PPE equipment arrives in Majorca from China. archive photo. | EFE


The lawyer who acted as a go-between to bring medical supplies from China to Majorca during the coronavirus State of Emergency charged 156,543 euros for her services.

Between April 6 and May 29 six payments were made to Wei Wei Jiang in instalments of 20,722.03; 19,966.46; 19,584.38; 16,119.13; 42,055.50 and 38,096.40 euros.

Health Minister, Patricia Gómez, said that no contract was drawn up because the shipments were carried out following an emergency procedure and that the procedure was approved by the Consell on March 18 a few days after the State of Emergency was decreed.


Minister Gómez said the lawyer's work included contacting Chinese suppliers to secure medical supplies, negotiating payment and delivery of the materials, reviewing the contracts in Chinese and English signed with the providers and making sure that the technical documentation sent by the supplier was correct.

Wei Wei Jiang was also responsible for supervising the Servei de Salut audit, reviewing and supervising Customs procedures, ensuring that the delivery of material was carried out under the contracted conditions, negotiating with the airlines over the price of the flight and volume transported and reviewing all contracts.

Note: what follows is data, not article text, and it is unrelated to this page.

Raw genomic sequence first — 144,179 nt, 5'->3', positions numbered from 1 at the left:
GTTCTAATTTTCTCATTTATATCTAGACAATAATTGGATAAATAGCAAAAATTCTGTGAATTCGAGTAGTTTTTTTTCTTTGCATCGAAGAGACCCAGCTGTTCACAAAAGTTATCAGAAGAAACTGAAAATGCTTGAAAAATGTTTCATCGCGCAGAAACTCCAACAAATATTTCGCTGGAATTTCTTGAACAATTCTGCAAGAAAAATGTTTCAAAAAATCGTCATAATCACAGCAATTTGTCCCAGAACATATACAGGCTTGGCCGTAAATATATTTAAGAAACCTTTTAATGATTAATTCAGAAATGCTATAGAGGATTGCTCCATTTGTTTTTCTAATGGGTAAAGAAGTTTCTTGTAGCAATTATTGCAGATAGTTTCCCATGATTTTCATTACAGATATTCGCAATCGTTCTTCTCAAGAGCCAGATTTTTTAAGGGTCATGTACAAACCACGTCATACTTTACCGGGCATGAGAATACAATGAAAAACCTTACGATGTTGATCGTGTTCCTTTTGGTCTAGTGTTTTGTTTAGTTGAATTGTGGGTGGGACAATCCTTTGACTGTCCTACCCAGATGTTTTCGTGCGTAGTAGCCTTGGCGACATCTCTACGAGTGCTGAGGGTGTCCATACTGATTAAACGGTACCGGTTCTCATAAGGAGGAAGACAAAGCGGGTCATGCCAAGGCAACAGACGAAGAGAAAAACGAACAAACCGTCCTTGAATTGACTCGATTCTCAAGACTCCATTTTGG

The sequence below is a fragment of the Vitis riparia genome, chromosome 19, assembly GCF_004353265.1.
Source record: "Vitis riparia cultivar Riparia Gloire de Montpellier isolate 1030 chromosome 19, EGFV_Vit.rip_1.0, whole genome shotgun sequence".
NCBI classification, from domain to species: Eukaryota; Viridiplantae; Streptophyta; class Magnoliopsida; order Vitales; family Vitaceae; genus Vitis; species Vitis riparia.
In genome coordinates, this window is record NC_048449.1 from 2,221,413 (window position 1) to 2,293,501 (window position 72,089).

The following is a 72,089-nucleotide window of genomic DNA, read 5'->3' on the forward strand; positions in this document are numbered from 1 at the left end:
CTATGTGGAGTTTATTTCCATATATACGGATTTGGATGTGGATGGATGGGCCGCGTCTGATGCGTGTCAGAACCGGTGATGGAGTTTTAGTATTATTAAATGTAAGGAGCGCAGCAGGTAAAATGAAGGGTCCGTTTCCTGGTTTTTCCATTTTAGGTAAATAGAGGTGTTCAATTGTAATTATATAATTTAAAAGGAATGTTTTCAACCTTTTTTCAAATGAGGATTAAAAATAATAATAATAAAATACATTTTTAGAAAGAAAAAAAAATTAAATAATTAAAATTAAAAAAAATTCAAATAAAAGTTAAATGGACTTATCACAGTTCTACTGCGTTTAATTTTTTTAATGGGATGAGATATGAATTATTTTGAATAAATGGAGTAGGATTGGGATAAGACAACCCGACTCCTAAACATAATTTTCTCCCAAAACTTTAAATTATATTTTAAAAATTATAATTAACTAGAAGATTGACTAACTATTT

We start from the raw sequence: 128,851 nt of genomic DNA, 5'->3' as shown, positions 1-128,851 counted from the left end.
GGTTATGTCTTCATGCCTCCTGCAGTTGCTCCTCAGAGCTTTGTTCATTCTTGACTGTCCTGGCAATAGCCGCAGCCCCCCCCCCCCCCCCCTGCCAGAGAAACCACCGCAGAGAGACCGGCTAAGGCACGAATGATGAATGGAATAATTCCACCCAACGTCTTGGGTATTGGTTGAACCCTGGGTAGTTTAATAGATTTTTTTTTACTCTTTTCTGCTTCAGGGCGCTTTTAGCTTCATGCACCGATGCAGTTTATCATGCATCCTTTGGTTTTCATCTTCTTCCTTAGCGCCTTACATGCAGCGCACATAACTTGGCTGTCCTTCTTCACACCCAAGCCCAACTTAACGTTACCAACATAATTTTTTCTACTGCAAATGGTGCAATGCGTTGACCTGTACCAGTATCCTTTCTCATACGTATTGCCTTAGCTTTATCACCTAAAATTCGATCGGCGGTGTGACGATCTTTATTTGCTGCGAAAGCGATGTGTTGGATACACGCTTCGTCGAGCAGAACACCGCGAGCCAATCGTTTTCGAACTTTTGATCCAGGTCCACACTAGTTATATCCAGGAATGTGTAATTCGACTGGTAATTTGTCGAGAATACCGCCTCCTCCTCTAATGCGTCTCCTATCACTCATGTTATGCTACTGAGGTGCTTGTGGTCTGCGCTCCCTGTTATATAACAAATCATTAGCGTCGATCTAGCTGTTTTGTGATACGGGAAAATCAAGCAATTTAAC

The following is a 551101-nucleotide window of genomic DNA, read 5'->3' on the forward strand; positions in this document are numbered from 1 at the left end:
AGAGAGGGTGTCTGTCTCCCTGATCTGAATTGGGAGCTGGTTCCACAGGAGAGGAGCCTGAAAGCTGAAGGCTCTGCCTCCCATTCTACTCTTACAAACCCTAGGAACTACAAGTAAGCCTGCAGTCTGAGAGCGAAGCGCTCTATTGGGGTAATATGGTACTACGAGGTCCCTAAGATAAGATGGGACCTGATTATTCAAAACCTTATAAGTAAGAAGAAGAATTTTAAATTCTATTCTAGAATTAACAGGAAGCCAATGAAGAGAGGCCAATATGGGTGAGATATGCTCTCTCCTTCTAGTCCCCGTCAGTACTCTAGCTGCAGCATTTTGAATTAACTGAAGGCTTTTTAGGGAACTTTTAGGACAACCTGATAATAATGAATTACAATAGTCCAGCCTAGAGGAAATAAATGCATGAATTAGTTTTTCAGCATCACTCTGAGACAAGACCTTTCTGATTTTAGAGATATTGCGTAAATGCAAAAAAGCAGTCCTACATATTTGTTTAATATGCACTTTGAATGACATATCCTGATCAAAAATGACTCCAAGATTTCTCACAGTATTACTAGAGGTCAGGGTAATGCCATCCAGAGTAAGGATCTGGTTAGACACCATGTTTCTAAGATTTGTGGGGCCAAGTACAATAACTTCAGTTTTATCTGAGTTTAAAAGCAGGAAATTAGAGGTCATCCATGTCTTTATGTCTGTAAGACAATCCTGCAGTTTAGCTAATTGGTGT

The Government leased a total of twelve planes to China at a total cost of 6,891,938.55 euros and rented a warehouse in Shanghai Airport to store the materials which generated two invoices for 40,000 euros and 42,073.67 euros.

The price of the flights varied depending on the date and the most expensive one was contracted to Ethiopian Airlines for 1,455.00 euros.

The planes were hired to secure the materials from China at a time when half the world was scrambling to buy PPE equipment and prices skyrocketed as demand soared.

Despite the exceptional circumstances, the Balearic Anticorruption Office has decided to carry out an analysis of all contracts issued at the beginning of the pandemic.

Ex officio

The Director of the Anti-Corruption Office, Jaime Far, says it is not a proper investigation, it’s something broader and ex officio. The study will include the analysis of contracts made through the emergency route and the conclusions will be sent to the Office for the Regulation and Supervision of Procurement.